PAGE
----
If you could determine the age at which you will die, but with no guarantees regarding health or money, how old would you like to be when you go? Explain.
Benjamin Franklin wrote, “‘In this world nothing can be said to be certain, except death and taxes.” Death is inevitable. How and when we die remains the mystery, however if it became feasible to select the age that we would “meet our maker” then I would prefer to do so, at seventy-five years old.
There are various goals that I hope to accomplish, such as: graduate, join the military, get married, raise my children and grandchildren, and retire and travel the world. I believe that if I was able to live seventy-five years of my life, then I would have enough time to achieve these aspirations.
As we age, our immune system weakens which leaves many elderly susceptible to sickness and disease. Something as simple as the common cold can be detrimental to an older person’s health. Our security would soon depend on our mobility. Alzheimer’s disease, a common form of dementia characterized by the loss of mental ability, eventually occurs and with each year that passes, worsens.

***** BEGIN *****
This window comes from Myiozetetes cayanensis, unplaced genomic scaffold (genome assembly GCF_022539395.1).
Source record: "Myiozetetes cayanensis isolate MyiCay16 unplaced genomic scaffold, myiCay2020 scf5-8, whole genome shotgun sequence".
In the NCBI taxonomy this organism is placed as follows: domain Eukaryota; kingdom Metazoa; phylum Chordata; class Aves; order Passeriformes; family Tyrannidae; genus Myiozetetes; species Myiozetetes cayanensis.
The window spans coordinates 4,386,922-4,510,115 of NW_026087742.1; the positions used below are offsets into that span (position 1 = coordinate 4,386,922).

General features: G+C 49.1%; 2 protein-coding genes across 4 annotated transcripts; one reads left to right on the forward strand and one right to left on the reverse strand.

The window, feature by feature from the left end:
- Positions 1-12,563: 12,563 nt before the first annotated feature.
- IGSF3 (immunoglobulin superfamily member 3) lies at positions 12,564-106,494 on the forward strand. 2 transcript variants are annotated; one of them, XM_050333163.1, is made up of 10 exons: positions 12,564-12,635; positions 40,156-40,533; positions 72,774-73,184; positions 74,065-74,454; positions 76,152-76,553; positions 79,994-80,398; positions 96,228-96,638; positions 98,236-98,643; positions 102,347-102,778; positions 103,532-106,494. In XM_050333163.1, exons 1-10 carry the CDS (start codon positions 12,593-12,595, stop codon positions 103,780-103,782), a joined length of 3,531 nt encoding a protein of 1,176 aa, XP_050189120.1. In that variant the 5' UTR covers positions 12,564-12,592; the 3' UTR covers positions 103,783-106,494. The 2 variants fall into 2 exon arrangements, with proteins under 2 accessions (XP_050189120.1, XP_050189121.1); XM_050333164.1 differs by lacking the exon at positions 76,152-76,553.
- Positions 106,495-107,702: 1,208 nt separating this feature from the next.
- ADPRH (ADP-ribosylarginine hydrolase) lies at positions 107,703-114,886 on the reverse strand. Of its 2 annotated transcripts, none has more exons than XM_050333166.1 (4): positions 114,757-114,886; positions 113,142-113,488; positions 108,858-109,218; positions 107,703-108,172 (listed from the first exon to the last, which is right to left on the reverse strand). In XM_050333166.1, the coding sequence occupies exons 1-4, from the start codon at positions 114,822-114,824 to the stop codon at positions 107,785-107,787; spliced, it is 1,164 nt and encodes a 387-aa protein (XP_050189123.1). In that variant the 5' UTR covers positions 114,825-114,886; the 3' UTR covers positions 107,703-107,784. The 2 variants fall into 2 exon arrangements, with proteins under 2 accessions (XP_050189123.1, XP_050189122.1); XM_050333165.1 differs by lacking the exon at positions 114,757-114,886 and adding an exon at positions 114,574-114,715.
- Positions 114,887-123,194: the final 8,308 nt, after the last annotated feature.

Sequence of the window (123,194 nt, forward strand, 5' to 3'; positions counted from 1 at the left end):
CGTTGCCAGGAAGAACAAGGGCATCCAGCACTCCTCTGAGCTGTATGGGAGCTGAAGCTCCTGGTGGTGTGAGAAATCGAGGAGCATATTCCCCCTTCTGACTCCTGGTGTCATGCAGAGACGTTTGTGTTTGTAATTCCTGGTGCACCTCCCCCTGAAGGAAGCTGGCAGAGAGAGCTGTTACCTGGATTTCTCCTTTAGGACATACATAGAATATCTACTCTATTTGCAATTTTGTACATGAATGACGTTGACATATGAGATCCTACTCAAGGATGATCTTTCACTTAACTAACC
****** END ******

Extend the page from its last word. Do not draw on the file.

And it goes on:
Choosing to die at seventy-five years old gives me the opportunity to live a full life without being a burden to my loved ones. I want to remain the person they want to spend time with rather than become an obligation on their list of “things to do.” I want to protect them from the hurt they would feel if I could not remember who they were.
I will discuss children in early childhood which is between two and six years of age. In this stage of development children are changing and growing rapidly. They are start to learn new motor skills, there is pretend play and they are also learning more language skills. While every child develops at their own pace, there are some milestones you can expect to see each year from most children ( ...